Unlike California, Washington’s fire season typically ends in October as temperatures cool. And, given Washington’s smaller population, it’s less likely for towns and homes to be in the direct path of wildfires.
Fire officials say Central Washington communities are always at risk for wildfires, but they doubt a blaze as deadly and destructive as the Camp fire in California could happen the same way here.
“Do we have some of the same conditions here in Ellensburg? Yes. But we don’t have the exact same conditions,” said John Sinclair, chief of Kittitas Valley Fire and Rescue. “Could a fire start? Absolutely. But so long as we have the ability to get to it quickly and engage the fire, we’re not going to see a situation like the one in Paradise.”
The chief is referring to Paradise, California, which was consumed by the Camp fire, an inferno being blamed for at least 71 deaths and the destruction of more than 9,000 structures. It’s the deadliest fire in the state’s history.
Ellensburg and Selah were high on a list of communities most at risk for wildfire devastation in Washington. That list, part of a study done by the U.S. Forest Service and Montana-based firm Pyrologix, identified 50 communities in Washington and Oregon with the highest cumulative risk from wildfire, based on the probability of burning and the number of housing units exposed to fire. Ellensburg placed second and Selah was third. Leavenworth was first in Washington.
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Despite the ranking, fire officials in Ellensburg and Selah say their communities aren’t likely to experience ruinous blazes like the Camp fire. For a wildfire of that magnitude to happen in Ellensburg, Sinclair said the area would need to experience a “perfect storm” of circumstances.
“The Camp fire is a wind-aligned fire with tremendous heat, smoke and ember storms, and there’s no firefighting force you could put out in front of it to stop it. It’s generating its own weather conditions,” Sinclair said. “It’s literally hell on Earth.”
Paradise is in the foothills of the Sierra Nevada, which means trees and other fire fuels made dry by California’s sweltering heat carried the blaze right into town, Sinclair said. Additionally, he said the area’s geography — high mountains and deep valleys — created a “funnel” effect that augmented wind speeds, allowing the fire to spread at a pace that made it impossible to contain.
Ellensburg, by contrast, is on a valley floor and surrounded by irrigated farmland. While wildfires that threaten the city are certainly possible, Sinclair said — given the geography, few fire fuels, such as dry or dying plant material, and the city’s resources — it’s unlikely a fire would start under circumstances in which firefighters couldn’t get control of it quickly. Also, he said, Ellensburg has plenty of exit routes, meaning that if a wildfire were bearing down on the city, it wouldn’t be as deadly since residents could evacuate quickly.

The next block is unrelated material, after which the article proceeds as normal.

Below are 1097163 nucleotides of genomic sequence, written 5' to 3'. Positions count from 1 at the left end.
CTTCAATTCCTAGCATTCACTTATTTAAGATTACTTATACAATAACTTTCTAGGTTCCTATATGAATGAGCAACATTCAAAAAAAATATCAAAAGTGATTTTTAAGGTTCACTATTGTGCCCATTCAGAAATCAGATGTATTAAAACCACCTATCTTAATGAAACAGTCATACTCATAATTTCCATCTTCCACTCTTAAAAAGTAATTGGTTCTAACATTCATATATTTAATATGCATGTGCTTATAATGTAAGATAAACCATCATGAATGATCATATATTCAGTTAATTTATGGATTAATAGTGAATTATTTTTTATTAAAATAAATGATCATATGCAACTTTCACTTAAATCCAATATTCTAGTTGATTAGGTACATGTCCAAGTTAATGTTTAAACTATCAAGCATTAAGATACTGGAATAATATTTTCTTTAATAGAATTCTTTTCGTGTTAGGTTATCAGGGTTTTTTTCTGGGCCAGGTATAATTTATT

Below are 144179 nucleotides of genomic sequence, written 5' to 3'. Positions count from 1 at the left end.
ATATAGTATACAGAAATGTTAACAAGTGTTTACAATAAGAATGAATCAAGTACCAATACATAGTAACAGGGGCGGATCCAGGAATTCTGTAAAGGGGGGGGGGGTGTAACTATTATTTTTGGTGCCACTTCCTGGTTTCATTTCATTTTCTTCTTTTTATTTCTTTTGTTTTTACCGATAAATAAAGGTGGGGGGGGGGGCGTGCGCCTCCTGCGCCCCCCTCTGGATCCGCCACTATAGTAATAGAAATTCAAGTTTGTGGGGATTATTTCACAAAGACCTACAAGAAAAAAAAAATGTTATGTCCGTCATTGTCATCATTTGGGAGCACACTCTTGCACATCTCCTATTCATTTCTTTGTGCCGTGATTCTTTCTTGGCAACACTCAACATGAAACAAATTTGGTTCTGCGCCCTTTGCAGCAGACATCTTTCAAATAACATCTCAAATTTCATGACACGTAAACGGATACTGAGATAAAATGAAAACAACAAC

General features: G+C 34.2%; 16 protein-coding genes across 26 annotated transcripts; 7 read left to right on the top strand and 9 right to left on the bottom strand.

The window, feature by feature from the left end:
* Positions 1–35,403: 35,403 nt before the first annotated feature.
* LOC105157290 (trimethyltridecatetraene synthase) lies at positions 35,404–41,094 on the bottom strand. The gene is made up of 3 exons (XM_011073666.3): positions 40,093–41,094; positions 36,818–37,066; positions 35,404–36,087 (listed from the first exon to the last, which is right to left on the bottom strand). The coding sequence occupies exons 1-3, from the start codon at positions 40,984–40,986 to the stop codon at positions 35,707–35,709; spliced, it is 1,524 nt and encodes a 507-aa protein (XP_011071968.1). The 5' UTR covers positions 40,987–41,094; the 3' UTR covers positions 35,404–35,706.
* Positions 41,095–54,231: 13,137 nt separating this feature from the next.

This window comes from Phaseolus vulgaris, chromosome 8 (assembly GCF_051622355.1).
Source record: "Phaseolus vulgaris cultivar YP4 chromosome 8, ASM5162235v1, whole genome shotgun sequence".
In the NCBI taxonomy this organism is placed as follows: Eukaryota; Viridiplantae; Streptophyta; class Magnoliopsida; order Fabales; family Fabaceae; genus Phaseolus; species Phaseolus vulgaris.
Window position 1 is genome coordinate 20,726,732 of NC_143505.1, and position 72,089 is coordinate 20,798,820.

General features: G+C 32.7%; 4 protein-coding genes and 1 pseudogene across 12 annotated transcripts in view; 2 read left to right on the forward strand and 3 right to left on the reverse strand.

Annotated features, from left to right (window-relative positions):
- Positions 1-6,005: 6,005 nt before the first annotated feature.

Like Sinclair, Selah Fire Chief Gary Hanna said a wildfire could threaten his community, but doubts it would do significant damage to Selah proper. He said Selah has several “buffer zones” between its buildings and the city’s outskirts where firefighters could get control of encroaching flames. He also said the city itself doesn’t contain many fire fuels, which would make it difficult for fire to spread quickly through town.
“There’s not a lot of grass and brush to carry flames to the next house, then to the next house, then to the next and the next,” he said.
However, while the city may be safe from danger, Hanna said homes on the city’s outskirts or in surrounding areas — such as those in Lookout Point on Selah Ridge — are at risk. Last year, a 400-acre brush fire threatened about 75 homes near Lookout Point.
Like California, Washington has been dealing with increasingly long and costly fire seasons spurred by rising temperatures due to climate change. This year was the worst wildfire season in state history, with more than 1,700 reported. But unlike California, Washington’s fire season typically ends in October as temperatures cool. And, given Washington’s smaller population, it’s less likely for towns and homes to be in the direct path of wildfires.
Other area communities and neighborhoods that made the top-50 list in Washington state were Goldendale (7), Cle Elum (16), Kittitas (20), Ahtanum (22), Summitview (23), Thorp (27), White Swan (33), Klickitat (36), Yakima (37), Naches (38), Cowiche (48), Terrace Heights (49) and Gleed (50).
Roslyn and nearby Ronald in Upper Kittitas County did not make the list. Both communities are surrounded by forest and were threatened by the Jolly Mountain fire in 2017, prompting evacuations. White Swan was threatened by a brush fire in summer 2018. The fast-moving Taylor Bridge fire destroyed 60 homes between Cle Elum and Ellensburg in August 2012.
Fire officials say the best way to protect a home in an area susceptible to wildfires is to create “defensible space” — a buffer zone between a house and wildland.
To create such space, officials recommend keeping plants, weeds and flammable materials — such as firewood — away from the house. They also advise rural homeowners to keep grass mowed to about 4 inches, which ensures that any flames that do catch will not be tall, and trimming low-hanging tree branches to about 6 feet off the ground. They say homeowners should also space trees far enough apart to keep fire from spreading through the tree tops.
Aside from protecting the house itself, Sinclair said these spaces allow firefighters to mount a better defense if a wildfire does start.